X-rays show the bones very well and some soft tissue problems can also be seen. X-rays have been around for a long time and are the most common type of diagnostic imaging tool used. The most recent advance with X-rays is digitizing the pictures taken (like going from film to digital cameras).
We have recently upgraded to a digital X-ray system. What was formally our Dark Room where X-ray films were processed, now contains the digital processor where X-rays are "developed" and transferred to the hospital network so the radiographs can be viewed by the doctors. Since they are digital, the radiographs can be put on a disc and sent with the client when referred to a specialist or the radiographs can also be sent over the internet to be viewed by a radiologist. To view the radiographs, each exam room has a monitor and the radiographs are sent to the appropriate room where the x-rays can be reviewed with the clients.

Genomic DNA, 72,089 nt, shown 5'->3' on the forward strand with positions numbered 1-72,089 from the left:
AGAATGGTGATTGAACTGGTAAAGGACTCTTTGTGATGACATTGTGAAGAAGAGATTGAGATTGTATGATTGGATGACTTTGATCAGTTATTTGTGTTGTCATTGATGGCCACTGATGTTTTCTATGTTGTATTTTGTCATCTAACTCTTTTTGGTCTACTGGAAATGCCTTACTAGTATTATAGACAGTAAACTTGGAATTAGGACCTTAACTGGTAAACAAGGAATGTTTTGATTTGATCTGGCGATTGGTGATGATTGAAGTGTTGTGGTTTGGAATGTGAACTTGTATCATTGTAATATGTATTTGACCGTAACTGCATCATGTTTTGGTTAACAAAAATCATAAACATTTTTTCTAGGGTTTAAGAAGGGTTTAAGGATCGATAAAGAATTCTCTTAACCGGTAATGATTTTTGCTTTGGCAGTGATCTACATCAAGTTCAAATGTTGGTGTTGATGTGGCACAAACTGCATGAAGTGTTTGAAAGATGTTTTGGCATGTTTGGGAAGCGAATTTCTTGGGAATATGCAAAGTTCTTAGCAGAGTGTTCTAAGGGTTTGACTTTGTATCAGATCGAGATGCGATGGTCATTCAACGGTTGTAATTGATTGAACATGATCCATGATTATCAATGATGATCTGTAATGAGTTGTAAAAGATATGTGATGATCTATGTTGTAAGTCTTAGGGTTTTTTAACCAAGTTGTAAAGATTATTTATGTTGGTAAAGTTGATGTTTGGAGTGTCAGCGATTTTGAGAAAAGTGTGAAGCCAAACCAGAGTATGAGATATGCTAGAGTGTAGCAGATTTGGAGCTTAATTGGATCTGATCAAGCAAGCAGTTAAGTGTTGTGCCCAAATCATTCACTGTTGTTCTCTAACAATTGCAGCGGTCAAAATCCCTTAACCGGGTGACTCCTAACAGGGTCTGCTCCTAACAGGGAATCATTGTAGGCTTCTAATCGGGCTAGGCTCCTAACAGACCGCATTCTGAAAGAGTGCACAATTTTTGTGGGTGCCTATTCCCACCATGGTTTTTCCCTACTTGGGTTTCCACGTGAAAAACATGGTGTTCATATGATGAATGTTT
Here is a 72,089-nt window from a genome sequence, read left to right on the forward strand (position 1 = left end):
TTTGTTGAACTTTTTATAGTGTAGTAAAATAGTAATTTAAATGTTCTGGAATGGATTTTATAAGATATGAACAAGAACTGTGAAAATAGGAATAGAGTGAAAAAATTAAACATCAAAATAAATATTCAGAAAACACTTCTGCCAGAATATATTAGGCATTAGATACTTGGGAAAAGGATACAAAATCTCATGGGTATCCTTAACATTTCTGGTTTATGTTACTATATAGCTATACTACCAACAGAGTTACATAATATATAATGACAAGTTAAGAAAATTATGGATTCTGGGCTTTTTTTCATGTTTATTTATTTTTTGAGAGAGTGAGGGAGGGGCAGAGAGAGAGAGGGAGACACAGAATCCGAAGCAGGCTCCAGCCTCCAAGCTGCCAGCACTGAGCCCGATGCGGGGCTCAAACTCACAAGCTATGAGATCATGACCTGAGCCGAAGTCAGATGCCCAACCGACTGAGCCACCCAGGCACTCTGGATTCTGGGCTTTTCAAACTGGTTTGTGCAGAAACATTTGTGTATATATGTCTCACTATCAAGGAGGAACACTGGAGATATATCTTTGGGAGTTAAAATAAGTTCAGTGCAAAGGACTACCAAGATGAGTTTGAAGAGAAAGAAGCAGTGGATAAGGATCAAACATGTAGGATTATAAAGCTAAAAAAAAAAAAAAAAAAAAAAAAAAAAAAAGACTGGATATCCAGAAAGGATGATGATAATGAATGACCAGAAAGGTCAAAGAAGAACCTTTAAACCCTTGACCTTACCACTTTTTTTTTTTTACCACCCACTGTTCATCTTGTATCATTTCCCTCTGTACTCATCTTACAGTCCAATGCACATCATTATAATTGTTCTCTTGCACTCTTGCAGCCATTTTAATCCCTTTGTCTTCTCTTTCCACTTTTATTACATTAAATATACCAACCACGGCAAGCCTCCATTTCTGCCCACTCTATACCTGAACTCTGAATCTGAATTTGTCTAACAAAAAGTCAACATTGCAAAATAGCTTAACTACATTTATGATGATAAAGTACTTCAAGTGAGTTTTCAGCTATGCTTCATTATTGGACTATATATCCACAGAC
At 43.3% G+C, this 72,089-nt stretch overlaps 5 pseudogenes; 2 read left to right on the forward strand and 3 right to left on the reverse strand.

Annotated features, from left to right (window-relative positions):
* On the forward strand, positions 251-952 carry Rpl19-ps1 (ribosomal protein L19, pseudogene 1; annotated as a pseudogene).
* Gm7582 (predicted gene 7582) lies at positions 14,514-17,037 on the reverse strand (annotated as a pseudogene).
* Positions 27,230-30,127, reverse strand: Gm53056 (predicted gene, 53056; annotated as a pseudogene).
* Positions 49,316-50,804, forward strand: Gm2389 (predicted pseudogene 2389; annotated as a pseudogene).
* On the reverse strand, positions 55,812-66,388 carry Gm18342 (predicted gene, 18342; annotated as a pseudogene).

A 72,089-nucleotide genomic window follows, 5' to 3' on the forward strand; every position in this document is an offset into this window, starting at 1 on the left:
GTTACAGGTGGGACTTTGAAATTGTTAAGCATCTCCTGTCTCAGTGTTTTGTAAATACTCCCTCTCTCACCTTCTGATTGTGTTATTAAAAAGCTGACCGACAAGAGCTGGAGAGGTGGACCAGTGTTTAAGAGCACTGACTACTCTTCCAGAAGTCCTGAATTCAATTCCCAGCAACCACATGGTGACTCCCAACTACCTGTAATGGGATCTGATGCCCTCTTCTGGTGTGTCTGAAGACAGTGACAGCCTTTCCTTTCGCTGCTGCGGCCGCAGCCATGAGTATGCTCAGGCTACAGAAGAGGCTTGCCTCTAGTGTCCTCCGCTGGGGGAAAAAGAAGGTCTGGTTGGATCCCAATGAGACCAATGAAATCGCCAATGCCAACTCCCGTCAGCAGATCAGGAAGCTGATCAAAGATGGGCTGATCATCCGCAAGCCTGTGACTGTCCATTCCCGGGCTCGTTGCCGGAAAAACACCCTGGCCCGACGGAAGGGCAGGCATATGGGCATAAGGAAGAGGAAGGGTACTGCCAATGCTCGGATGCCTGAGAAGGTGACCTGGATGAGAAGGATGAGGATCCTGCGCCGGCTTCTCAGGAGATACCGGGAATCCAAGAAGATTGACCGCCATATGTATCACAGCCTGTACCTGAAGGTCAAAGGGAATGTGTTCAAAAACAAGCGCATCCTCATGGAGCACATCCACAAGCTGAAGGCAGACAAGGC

Having a digital x-ray unit makes it more convenient for the doctors and provides a better quality radiograph. Since the pictures are digital they can be manipulated (by changing the contrast, the magnifying etc.) to let the doctor get a better picture of what is going on. One of the doctors recently had what she thought was an abnormality on a digital radiograph. When she sent the radiograph to a radiologist, he told her that what she was seeing was normal, that the digital radiographs are so good, it was showing things she had never seen on a standard film radiograph.